October 2, 2009
Posted by Dr. Roy Cordato at 3:30 PM
I never thought I'd be
saying this but the anti-globalization kooks have gotten it right--albeit for
the wrong reasons--it's time to boycott Nike. The company has decided to
relinquish its position on the US Chamber of Commerce board because of the
position that the Chamber has taken against the Waxman-Markey takeover of the
American energy industry bill--aka cap and trade. Of course Nike manufactures
most of its shoes in China, a country that has no intention of imposing these
silly anti-global warming taxes and regulations on its industries. So let's
see, the US passes Waxman-Markey driving up the costs of shoes, and everything
else, made in the US giving Nike a competitive advantage over its American made
competition. But of course, Nike's position is all about saving the planet.
It's just a coincidence that their bottom line will be enhanced. (Talk about
Baptists and Bootleggers)
Everyone needs to laugh on Friday afternoon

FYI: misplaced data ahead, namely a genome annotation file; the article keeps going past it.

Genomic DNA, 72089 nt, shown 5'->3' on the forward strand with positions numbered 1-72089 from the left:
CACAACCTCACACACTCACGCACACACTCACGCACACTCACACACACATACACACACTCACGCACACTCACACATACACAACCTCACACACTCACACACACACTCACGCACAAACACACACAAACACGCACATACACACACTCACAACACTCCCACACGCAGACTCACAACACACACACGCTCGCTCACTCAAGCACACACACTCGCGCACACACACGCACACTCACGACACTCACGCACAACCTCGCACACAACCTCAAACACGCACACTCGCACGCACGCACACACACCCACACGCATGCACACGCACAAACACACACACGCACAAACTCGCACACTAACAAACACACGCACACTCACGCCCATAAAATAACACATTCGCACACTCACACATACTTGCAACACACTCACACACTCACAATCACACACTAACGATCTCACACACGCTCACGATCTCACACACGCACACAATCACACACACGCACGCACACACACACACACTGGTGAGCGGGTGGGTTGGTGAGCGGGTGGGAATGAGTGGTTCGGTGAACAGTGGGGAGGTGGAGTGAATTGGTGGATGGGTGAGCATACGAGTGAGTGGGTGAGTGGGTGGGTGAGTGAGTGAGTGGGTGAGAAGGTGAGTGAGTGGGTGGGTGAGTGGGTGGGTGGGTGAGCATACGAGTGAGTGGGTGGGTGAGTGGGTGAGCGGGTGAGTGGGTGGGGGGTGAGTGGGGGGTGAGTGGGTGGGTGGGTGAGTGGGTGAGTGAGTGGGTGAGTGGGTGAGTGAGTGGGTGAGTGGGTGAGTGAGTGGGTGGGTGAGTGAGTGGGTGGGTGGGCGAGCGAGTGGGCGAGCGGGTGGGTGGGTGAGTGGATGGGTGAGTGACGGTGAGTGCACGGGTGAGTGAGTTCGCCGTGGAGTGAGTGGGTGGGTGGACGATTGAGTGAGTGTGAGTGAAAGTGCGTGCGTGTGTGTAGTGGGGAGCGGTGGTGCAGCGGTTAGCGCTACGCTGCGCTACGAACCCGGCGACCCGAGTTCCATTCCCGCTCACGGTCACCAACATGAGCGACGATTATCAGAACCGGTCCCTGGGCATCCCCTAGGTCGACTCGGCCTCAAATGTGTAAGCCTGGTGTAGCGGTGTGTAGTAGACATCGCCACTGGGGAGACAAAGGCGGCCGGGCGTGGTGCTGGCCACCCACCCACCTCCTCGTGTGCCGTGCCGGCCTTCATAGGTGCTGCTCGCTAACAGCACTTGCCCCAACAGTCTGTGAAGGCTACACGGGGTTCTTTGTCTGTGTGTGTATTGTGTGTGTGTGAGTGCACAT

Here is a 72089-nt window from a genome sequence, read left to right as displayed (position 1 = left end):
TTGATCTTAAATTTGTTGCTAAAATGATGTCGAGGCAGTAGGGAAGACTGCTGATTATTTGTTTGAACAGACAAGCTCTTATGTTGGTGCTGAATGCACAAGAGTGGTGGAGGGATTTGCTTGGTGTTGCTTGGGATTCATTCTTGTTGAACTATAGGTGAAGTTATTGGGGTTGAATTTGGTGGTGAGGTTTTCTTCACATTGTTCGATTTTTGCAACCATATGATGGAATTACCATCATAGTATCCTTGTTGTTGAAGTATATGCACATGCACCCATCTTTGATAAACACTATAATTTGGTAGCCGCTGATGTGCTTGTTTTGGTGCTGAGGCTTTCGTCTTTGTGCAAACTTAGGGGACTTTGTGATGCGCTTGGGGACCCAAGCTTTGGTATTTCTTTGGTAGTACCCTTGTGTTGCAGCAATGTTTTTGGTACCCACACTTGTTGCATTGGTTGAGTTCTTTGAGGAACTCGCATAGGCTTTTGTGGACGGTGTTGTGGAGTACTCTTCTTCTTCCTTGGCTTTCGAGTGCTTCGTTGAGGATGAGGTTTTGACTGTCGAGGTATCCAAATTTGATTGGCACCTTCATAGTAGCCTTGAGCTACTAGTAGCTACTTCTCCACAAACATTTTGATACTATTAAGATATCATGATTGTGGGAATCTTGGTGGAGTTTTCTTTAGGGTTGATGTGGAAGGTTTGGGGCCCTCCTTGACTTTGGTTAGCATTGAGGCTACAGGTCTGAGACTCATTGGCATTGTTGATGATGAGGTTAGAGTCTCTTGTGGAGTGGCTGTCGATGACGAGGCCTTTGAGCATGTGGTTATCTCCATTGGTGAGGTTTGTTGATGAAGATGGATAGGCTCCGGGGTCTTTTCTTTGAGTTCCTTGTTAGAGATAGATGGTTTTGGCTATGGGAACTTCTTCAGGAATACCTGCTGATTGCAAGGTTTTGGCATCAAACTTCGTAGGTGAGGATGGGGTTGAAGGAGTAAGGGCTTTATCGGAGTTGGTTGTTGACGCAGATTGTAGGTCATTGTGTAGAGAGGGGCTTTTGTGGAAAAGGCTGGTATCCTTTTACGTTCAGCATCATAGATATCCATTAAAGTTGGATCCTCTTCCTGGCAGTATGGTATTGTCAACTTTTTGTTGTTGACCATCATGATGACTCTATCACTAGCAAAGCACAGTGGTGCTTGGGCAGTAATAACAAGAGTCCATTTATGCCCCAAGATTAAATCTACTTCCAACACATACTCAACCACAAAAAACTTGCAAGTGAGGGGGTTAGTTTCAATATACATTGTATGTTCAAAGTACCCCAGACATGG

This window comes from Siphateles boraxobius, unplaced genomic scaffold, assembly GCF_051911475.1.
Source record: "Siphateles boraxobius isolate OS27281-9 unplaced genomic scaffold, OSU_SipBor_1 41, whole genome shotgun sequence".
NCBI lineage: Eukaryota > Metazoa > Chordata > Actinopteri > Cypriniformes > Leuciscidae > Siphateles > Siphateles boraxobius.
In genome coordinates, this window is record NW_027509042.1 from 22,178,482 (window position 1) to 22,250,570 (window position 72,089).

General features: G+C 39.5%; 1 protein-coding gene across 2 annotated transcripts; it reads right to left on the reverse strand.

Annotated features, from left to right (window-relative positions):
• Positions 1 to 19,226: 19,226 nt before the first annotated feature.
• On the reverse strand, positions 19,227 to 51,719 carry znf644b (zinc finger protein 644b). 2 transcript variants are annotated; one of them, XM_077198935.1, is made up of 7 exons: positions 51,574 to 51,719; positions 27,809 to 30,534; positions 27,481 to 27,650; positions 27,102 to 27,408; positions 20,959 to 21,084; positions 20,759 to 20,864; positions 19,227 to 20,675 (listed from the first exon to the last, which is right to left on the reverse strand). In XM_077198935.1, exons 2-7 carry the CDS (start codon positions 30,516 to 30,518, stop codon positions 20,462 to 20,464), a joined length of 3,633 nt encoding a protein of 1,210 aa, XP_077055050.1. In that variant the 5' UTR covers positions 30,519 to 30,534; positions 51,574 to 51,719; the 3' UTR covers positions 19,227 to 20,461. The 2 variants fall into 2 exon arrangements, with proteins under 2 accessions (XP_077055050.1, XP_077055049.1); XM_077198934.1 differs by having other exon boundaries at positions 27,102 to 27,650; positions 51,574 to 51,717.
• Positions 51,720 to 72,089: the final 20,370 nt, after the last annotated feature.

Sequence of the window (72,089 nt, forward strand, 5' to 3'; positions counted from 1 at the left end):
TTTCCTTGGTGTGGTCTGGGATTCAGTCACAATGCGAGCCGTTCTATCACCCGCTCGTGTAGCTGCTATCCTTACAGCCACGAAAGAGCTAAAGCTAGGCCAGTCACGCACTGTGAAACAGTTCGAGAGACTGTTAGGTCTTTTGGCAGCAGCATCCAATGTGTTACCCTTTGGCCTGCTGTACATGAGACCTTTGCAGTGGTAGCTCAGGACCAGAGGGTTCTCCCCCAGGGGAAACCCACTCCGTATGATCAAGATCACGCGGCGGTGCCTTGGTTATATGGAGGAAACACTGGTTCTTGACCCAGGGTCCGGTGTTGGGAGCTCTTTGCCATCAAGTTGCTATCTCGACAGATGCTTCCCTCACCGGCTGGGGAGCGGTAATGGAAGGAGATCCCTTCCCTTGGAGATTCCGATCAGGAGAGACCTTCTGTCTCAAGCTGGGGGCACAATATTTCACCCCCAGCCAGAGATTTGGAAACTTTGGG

Posted by Dr. Michael Sanera at 2:22 PM
The Ig Nobel Awards were awarded yesterday. The winners are here. I especially like:
ECONOMICS: Executives of four Icelandic banks for showing how tiny
banks can become huge banks, and then become tiny banks again.
PHYSICS: Katherine Whitcome, Liza Shapiro and Daniel Lieberman for figuring out why pregnant women don't tip over.
LITERATURE: The Irish national police for issuing 50 tickets to one Prawo Jazdy, which in Polish means "driver's license."
HEALTH: Elena Bodnar, Raphael Lee and Sandra Marijan for inventing a
brassiere than can be converted into a pair of gas masks.
MATHEMATICS: Gideon Gono and the Zimbabwean Reserve Bank for printing bank notes in denominations from 1 cent, to $100 trillion.
Military History: Dead or Alive
Posted by David J. Koon at 11:59 AM